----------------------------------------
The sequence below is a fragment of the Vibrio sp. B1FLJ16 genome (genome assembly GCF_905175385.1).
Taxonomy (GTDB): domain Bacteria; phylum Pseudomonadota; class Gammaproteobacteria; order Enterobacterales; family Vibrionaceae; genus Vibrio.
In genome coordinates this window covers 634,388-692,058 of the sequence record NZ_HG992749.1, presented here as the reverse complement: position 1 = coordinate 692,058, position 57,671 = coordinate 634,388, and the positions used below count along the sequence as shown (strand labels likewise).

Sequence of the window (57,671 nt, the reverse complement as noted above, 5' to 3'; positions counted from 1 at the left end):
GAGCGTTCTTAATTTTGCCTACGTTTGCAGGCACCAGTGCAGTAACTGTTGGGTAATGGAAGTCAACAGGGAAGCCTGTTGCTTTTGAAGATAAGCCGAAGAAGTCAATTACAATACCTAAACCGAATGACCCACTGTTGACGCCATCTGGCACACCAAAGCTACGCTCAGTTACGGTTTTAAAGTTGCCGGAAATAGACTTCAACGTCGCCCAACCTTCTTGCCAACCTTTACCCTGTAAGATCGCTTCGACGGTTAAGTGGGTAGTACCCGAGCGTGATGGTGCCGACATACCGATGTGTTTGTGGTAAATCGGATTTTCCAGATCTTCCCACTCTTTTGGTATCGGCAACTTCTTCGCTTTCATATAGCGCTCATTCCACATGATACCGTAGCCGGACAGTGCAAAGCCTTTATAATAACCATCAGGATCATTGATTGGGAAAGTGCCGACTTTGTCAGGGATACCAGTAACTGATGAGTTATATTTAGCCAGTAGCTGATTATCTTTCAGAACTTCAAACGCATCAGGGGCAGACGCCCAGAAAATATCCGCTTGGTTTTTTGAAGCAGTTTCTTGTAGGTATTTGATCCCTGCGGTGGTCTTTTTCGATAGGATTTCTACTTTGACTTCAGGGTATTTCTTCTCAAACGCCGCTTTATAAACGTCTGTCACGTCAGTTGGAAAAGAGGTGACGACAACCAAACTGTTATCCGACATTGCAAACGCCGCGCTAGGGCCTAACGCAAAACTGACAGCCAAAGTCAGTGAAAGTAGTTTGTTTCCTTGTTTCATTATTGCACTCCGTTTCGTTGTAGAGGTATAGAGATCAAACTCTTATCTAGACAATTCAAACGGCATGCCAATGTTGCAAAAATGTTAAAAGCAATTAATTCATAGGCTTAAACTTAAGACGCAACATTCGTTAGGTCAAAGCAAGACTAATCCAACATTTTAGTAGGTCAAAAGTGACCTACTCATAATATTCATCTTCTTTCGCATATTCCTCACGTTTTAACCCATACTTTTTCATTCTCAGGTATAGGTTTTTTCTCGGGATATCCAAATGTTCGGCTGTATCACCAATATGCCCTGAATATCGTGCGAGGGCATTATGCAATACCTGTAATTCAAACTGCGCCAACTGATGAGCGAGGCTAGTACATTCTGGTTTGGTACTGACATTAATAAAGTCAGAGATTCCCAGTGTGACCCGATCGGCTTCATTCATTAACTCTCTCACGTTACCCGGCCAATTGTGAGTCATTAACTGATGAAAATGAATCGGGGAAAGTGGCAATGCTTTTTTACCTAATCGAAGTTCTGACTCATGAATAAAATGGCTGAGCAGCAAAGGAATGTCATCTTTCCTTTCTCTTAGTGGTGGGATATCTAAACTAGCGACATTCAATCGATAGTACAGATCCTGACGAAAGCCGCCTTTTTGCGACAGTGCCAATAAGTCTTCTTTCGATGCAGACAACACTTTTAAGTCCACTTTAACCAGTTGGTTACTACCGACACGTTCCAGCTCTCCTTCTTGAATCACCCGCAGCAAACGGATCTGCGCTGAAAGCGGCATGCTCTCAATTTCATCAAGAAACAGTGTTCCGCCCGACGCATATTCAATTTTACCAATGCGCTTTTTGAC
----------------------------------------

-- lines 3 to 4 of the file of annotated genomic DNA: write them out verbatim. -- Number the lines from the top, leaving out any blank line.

In genome coordinates this window covers 634,388-692,058 of the sequence record NZ_HG992749.1, presented here as the reverse complement: position 1 = coordinate 692,058, position 57,671 = coordinate 634,388, and the positions used below count along the sequence as shown (strand labels likewise).

Sequence of the window (57,671 nt, the reverse complement as noted above, 5' to 3'; positions counted from 1 at the left end):